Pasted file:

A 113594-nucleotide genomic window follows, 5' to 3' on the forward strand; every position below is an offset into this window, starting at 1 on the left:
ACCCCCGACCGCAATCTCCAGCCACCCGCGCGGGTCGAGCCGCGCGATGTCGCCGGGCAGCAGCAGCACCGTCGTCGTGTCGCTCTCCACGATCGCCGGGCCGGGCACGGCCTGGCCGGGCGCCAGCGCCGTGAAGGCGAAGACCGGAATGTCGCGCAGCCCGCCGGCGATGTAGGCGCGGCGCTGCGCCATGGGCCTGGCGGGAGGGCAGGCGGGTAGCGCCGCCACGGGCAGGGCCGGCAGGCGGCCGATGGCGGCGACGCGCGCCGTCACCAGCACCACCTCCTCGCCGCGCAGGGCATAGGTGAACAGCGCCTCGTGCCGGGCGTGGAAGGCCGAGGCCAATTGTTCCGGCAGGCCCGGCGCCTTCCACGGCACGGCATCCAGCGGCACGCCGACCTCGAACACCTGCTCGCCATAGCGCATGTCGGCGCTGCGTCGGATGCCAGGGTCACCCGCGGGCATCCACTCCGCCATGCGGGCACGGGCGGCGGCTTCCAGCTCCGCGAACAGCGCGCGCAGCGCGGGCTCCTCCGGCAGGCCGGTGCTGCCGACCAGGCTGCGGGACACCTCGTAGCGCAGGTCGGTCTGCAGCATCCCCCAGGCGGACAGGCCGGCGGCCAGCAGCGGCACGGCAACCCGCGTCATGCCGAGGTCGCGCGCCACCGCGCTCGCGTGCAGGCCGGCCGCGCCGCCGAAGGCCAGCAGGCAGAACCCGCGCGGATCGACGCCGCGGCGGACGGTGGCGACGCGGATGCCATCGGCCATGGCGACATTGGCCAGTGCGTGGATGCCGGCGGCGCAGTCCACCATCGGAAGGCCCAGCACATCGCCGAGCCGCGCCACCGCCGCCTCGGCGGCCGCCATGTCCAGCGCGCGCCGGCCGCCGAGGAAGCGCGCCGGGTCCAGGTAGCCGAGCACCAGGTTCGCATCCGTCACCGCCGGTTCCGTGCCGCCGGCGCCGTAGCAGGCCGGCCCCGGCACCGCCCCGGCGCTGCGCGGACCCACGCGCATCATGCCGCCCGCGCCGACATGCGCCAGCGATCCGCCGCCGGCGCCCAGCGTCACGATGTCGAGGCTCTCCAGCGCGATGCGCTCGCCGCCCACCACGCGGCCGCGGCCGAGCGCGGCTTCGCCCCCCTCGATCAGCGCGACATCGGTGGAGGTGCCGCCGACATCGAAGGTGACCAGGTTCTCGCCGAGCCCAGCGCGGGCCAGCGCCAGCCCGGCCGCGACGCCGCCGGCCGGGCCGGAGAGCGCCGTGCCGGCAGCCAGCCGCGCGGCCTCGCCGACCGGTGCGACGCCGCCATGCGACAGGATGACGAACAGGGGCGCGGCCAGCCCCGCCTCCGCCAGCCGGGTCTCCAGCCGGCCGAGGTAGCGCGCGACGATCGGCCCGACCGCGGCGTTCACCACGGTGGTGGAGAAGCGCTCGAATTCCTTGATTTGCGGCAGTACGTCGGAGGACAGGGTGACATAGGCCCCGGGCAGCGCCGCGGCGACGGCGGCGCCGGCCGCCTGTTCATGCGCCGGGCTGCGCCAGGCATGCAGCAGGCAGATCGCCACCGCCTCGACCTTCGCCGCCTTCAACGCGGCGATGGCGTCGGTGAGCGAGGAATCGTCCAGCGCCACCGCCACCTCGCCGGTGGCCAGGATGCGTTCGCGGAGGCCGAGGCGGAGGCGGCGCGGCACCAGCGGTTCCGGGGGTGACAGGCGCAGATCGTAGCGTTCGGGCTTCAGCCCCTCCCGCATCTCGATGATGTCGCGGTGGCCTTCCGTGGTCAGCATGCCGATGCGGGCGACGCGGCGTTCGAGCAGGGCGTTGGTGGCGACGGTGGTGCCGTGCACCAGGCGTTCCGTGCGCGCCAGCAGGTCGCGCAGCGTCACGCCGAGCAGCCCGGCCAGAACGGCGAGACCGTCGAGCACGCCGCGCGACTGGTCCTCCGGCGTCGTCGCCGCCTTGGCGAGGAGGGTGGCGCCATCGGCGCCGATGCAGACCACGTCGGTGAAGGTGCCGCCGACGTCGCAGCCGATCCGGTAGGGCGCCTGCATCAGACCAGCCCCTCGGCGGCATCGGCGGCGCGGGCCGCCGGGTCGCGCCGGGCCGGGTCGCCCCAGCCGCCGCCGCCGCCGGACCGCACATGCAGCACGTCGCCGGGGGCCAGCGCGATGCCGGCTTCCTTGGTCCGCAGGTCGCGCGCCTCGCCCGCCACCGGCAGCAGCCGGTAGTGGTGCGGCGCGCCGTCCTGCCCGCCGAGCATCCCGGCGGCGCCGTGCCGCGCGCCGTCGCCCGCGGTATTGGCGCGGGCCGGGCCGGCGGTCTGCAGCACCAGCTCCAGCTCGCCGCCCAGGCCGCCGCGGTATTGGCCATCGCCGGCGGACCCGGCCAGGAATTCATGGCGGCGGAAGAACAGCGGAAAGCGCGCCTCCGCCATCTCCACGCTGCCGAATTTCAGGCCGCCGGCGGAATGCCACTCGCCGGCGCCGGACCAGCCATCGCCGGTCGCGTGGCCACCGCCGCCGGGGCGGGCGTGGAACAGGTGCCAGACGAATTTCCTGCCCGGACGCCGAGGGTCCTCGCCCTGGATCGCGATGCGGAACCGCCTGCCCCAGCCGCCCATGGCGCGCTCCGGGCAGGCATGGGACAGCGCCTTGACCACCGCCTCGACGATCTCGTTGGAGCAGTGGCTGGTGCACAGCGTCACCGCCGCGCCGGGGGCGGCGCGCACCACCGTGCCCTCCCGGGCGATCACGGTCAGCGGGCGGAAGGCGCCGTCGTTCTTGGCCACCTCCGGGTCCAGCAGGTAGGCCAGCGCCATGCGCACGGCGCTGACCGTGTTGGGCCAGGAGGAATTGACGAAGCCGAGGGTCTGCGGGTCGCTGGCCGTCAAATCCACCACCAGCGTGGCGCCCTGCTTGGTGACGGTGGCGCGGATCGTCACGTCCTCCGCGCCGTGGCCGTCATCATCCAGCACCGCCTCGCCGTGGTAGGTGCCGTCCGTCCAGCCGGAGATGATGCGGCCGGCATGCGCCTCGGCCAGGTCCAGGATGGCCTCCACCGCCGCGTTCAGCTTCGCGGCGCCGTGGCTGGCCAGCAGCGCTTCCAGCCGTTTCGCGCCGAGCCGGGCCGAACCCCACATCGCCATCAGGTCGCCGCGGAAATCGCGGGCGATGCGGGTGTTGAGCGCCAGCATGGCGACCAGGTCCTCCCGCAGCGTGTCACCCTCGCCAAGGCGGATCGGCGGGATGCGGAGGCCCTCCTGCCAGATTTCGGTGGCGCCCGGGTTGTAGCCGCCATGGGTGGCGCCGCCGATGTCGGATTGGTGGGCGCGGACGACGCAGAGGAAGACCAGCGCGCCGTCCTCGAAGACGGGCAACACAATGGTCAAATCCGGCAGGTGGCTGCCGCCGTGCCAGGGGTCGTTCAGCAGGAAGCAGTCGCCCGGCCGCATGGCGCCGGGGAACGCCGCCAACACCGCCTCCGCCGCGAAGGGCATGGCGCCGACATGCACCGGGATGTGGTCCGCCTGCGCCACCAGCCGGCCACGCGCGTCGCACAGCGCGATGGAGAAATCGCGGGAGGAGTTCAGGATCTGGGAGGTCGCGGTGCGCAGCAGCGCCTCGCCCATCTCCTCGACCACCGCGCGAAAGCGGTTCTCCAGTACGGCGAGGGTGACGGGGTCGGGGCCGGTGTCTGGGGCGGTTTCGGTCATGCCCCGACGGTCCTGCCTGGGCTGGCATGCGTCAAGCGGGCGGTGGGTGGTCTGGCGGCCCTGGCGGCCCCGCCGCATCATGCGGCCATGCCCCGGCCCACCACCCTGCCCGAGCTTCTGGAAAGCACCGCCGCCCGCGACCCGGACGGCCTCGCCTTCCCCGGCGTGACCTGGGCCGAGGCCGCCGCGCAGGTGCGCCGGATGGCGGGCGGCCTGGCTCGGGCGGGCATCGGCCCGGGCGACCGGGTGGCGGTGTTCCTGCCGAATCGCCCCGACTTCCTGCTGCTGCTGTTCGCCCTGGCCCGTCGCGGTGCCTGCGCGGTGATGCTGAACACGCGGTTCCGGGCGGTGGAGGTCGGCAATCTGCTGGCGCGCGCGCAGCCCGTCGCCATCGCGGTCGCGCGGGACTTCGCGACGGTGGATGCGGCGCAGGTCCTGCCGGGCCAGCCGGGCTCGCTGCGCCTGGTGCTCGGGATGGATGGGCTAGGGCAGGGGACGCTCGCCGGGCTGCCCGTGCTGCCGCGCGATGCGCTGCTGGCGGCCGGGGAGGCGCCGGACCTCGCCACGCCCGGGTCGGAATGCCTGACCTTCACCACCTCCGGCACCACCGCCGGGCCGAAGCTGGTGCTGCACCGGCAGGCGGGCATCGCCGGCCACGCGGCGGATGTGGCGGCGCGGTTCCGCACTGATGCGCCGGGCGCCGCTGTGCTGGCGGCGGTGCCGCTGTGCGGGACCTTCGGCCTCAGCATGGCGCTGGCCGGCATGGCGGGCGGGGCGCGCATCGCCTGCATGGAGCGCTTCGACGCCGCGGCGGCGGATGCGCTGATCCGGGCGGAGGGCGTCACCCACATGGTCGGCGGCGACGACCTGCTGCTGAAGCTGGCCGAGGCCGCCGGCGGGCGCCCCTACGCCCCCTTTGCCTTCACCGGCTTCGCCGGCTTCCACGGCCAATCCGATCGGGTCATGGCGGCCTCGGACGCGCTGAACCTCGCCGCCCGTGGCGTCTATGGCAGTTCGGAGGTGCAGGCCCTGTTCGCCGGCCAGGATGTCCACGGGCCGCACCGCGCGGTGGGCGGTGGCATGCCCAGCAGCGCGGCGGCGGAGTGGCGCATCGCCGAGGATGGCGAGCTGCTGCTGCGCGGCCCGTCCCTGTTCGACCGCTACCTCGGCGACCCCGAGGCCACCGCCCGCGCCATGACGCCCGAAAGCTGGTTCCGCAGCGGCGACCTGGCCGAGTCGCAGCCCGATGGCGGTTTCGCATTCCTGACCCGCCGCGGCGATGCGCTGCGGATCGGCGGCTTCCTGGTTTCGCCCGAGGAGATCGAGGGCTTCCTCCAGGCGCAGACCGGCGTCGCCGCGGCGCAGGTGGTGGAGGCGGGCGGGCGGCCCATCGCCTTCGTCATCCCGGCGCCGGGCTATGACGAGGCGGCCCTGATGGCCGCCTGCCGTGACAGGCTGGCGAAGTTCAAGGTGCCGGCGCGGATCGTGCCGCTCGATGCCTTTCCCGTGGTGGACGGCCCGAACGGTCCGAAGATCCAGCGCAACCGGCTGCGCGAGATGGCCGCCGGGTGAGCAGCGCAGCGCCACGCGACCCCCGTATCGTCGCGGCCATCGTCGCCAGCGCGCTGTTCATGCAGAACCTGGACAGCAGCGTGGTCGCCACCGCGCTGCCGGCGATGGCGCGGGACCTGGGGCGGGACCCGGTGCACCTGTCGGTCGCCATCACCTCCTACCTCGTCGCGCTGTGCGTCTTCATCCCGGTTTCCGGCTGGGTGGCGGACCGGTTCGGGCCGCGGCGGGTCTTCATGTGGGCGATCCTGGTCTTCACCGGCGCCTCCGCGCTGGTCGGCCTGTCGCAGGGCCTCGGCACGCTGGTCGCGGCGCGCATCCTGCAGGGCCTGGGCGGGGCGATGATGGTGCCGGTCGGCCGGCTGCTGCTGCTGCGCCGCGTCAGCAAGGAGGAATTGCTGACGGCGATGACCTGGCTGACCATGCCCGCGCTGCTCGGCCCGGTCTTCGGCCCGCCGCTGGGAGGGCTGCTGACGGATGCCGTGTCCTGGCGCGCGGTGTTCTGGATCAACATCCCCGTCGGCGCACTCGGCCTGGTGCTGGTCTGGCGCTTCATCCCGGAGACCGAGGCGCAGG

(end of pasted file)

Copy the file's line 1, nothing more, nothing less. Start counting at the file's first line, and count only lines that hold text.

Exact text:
A 113594-nucleotide genomic window follows, 5' to 3' on the forward strand; every position below is an offset into this window, starting at 1 on the left: